After the rain had washed out their 1st XI counterparts the previous day, a young Elstow Developmental XI side took to The Warren eager to get a full game of cricket under their belts against a slightly more experienced – yet no more talented – Blunham side.
Luckily, the weather today was not to be an issue, a pleasant June afternoon and the club’s dedicated grounds men ensured a hard, solid wicket was prepared for the coin toss. After winning the toss (take note messrs Stevens and Wisson) and electing to field, Elstow came out looking to exert early pressure with the ball; with Hikmut Waqar causing problems with his raw pace and bounce and Ajay Paul backing him up by providing good, tight lines with the new cherry.
After Waqar disturbed the stumps for the first wicket, Elstow took to spin, with new-boy Hardev Sanghera replacing him from the top end and immediately finding his lines – bowling an attacking line and length with his fizzing off-spin, collecting figures of 7-1-16-3 throughout the day. With wickets falling to “Sanghy’s Spinners” at the top end, Cain Hamilton-Boyle came on up the hill and into the wind – which any bowler will tell you isn’t their idea of fun – and after slightly struggling to find his radar in his initial over, came back to bowl well and finish his spell by taking the wicket of Blunham’s dangerous number 5.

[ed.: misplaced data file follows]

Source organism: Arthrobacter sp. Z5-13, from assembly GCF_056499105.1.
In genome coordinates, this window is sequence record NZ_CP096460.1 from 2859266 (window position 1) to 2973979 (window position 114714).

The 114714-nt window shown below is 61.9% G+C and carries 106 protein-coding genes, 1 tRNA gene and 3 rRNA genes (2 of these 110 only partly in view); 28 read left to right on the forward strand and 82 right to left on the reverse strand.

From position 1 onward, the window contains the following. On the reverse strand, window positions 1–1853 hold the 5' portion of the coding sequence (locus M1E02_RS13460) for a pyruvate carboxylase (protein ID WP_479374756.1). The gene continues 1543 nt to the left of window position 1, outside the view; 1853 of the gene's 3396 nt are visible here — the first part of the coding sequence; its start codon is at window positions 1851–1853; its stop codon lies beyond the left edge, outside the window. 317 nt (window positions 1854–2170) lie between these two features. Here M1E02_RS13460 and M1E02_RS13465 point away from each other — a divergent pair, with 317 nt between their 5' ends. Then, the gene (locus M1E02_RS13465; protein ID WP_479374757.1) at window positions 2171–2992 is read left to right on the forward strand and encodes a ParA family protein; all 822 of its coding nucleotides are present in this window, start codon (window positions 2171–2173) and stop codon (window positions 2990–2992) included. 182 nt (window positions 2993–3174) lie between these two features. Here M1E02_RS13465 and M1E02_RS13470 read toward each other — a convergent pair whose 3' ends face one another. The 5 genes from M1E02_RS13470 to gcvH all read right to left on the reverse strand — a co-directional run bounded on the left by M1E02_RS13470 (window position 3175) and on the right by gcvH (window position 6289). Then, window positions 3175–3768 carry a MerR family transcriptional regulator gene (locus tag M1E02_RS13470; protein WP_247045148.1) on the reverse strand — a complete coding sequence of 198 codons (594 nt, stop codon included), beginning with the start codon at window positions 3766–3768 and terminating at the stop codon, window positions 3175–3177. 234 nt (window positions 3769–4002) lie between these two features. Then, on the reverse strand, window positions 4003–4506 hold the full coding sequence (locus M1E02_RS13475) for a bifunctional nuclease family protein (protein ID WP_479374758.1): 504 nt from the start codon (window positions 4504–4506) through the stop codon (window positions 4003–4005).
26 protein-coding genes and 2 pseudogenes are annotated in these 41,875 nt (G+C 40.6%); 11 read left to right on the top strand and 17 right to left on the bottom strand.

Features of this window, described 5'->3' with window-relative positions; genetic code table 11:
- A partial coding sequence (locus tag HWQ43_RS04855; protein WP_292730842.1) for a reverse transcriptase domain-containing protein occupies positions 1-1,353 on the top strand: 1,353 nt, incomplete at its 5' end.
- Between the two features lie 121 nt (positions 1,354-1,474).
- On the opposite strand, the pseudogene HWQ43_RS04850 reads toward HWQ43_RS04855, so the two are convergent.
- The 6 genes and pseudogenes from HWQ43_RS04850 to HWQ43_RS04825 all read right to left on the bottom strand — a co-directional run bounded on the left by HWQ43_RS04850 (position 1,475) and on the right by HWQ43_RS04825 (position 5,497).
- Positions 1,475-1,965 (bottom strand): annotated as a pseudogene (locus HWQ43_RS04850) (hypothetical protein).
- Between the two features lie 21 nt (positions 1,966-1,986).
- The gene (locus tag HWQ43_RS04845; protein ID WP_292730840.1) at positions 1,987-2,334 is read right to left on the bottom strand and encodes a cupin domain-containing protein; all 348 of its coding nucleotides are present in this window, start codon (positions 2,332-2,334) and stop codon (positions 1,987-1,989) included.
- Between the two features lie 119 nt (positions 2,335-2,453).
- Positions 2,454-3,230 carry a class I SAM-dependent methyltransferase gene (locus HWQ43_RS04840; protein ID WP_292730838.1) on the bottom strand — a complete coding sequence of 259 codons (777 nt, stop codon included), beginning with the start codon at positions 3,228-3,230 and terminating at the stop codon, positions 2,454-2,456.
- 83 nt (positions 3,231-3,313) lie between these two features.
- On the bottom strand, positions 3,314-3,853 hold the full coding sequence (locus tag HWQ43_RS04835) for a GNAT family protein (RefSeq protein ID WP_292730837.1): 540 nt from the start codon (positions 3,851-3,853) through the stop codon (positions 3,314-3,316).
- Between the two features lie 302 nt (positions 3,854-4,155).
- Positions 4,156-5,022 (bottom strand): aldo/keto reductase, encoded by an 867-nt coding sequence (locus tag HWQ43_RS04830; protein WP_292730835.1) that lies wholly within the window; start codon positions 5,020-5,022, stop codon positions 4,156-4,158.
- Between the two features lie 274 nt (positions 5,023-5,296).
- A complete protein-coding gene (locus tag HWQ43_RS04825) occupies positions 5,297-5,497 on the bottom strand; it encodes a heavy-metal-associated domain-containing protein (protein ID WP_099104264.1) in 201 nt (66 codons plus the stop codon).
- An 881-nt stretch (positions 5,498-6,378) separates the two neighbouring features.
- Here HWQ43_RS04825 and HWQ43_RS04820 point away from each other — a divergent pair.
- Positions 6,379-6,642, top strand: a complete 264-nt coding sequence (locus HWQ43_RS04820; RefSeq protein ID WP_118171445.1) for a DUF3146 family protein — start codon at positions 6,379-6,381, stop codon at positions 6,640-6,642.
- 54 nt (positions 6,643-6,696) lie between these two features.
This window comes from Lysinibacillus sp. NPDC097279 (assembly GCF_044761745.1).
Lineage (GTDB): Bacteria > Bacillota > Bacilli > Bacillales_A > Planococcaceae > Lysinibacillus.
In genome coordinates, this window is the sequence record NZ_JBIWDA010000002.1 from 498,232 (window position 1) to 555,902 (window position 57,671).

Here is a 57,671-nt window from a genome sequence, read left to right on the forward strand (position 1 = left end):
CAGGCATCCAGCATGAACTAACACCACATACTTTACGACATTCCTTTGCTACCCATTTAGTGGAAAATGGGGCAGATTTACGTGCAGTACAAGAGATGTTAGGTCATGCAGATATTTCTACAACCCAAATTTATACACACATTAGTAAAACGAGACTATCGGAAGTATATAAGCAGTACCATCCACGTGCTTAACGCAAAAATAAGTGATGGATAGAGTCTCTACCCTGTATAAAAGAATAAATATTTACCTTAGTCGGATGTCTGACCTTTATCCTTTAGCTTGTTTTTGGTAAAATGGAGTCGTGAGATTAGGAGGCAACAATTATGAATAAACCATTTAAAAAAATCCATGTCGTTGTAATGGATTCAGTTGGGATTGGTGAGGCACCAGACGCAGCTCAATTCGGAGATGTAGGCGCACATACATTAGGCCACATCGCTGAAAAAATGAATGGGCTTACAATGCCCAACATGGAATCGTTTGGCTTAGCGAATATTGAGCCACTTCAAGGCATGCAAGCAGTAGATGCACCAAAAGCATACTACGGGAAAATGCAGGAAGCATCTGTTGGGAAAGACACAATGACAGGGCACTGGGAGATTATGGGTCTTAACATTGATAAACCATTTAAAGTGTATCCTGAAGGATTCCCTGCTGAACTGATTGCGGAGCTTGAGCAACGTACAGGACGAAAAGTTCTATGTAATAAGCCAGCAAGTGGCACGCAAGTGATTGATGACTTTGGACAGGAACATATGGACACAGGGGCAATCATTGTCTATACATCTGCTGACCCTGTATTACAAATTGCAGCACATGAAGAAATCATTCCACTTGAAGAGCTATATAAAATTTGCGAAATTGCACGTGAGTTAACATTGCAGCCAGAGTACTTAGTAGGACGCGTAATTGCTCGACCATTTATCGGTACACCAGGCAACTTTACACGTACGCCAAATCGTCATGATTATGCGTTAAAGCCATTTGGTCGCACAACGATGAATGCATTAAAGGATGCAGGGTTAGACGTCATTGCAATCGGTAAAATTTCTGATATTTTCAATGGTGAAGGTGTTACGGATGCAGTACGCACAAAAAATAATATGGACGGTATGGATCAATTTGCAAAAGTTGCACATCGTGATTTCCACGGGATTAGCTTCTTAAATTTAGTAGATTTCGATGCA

Another newcomer, Ashmeet Chana replaced Hamilton-Boyle from the bottom end and after starting well, committed the oldest of tricks; bowl a bad ball, take a wicket – his wide long-hop bamboozling the batsman into a horrific pull-come-hook-come-mess, taking the catch off of his own bowling.
Gurraj then came on and immediately impressed, bowling a very economical spell – including a wicket maiden – and was backed up by Luke Griffith’s 3 overs from the top, in which he snared an important wicket for the side, growing in confidence with each over.
Elstow continued to be on top until an excellent display of counter-attacking from the young Blunham number 7 – his 50 coming in seemingly no time at all – forced them onto the back foot, with bowlers losing their lines and the score ticking along quite nicely for the visitors. This is a classic cricketing situation, and one in which Elstow will learn from as a team – you’ve got to play cricket at full intensity for 40 overs!